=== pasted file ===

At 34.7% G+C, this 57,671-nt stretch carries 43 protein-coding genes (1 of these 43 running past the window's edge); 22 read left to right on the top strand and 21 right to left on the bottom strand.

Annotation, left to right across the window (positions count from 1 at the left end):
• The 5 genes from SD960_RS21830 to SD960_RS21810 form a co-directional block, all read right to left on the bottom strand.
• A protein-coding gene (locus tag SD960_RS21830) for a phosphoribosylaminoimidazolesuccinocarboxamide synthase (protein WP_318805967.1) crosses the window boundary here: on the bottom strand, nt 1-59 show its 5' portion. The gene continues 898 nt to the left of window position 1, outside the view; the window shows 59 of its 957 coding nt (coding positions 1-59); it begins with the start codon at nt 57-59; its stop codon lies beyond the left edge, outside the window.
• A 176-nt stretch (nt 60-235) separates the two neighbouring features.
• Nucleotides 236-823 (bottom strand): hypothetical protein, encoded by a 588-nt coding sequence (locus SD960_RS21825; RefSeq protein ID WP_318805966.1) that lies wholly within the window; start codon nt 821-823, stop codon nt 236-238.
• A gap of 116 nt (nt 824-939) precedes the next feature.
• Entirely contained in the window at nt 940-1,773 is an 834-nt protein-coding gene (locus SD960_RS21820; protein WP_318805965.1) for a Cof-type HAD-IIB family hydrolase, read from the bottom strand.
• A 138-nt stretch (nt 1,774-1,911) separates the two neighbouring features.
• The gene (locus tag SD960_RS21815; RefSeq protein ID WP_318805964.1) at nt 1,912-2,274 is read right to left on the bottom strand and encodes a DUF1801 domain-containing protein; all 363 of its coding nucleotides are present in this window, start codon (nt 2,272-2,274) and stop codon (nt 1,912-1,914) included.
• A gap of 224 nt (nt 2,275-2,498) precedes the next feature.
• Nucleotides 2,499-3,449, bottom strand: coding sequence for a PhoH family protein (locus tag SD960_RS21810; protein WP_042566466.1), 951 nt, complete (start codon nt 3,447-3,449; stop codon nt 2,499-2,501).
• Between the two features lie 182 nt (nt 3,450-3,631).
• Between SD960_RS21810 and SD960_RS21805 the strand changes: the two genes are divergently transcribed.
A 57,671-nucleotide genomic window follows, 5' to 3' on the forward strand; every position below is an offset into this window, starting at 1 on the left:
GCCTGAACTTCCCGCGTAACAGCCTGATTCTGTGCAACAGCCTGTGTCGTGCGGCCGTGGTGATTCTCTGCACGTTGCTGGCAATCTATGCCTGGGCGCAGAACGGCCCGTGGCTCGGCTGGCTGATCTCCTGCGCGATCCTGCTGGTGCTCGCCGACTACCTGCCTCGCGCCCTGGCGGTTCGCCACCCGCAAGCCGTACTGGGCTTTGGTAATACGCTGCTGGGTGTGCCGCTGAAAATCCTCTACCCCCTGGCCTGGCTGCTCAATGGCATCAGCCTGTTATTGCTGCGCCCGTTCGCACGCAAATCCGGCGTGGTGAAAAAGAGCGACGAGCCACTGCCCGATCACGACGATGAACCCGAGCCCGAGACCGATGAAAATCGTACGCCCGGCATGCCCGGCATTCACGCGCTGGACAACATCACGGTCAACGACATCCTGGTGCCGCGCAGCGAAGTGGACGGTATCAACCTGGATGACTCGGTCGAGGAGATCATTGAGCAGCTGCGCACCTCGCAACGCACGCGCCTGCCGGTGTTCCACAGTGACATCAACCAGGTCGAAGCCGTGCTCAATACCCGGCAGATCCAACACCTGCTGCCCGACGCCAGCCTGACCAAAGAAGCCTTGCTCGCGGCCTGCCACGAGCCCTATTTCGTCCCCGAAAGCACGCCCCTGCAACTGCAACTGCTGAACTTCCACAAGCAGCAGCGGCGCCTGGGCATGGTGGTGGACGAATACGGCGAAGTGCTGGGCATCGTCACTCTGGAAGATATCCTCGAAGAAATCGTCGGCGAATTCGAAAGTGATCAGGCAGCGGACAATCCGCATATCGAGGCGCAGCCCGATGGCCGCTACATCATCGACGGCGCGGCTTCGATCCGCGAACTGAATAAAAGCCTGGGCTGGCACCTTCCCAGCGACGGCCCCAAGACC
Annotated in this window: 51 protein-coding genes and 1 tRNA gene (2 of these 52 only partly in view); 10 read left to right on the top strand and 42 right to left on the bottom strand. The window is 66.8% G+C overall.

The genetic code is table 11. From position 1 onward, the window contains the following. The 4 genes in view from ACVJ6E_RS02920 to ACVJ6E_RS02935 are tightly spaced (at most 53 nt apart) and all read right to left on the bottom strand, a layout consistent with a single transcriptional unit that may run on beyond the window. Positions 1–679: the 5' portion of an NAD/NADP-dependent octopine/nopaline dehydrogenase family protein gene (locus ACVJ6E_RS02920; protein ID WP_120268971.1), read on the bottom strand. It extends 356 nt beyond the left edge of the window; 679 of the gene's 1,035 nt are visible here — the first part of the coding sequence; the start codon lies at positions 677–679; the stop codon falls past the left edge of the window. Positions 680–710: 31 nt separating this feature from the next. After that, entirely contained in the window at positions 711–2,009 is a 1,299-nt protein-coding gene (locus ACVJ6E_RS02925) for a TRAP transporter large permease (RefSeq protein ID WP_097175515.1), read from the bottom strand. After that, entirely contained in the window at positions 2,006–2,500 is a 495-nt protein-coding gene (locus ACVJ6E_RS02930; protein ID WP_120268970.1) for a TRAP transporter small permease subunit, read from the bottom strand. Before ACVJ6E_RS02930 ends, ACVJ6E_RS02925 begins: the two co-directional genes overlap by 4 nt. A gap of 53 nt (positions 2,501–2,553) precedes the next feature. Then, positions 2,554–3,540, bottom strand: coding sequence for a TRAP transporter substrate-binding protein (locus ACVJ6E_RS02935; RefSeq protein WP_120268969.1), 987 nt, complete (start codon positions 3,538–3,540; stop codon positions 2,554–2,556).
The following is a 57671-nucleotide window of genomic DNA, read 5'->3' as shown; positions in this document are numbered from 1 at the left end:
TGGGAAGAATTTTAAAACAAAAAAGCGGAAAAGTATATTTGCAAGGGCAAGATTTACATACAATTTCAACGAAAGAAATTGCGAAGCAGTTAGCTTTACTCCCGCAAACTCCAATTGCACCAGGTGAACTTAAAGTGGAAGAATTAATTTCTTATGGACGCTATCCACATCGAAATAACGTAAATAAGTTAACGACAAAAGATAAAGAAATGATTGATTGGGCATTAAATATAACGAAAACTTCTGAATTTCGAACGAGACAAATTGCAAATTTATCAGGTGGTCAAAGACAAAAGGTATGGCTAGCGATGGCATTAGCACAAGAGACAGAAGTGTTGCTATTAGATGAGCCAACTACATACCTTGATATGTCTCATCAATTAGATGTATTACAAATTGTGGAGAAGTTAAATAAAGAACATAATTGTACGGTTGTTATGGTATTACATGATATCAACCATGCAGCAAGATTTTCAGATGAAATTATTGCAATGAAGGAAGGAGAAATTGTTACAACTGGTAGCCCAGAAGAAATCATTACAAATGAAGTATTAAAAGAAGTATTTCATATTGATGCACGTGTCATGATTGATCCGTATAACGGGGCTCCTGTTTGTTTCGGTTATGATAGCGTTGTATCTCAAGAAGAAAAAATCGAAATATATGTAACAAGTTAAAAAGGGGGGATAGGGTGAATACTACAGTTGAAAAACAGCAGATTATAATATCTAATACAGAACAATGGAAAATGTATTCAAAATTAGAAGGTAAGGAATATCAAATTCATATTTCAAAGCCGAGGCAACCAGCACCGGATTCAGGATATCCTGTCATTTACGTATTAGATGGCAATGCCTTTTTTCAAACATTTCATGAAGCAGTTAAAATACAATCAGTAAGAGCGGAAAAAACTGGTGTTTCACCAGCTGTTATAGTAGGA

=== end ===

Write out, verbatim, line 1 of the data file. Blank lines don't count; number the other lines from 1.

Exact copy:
At 34.7% G+C, this 57,671-nt stretch carries 43 protein-coding genes (1 of these 43 running past the window's edge); 22 read left to right on the top strand and 21 right to left on the bottom strand.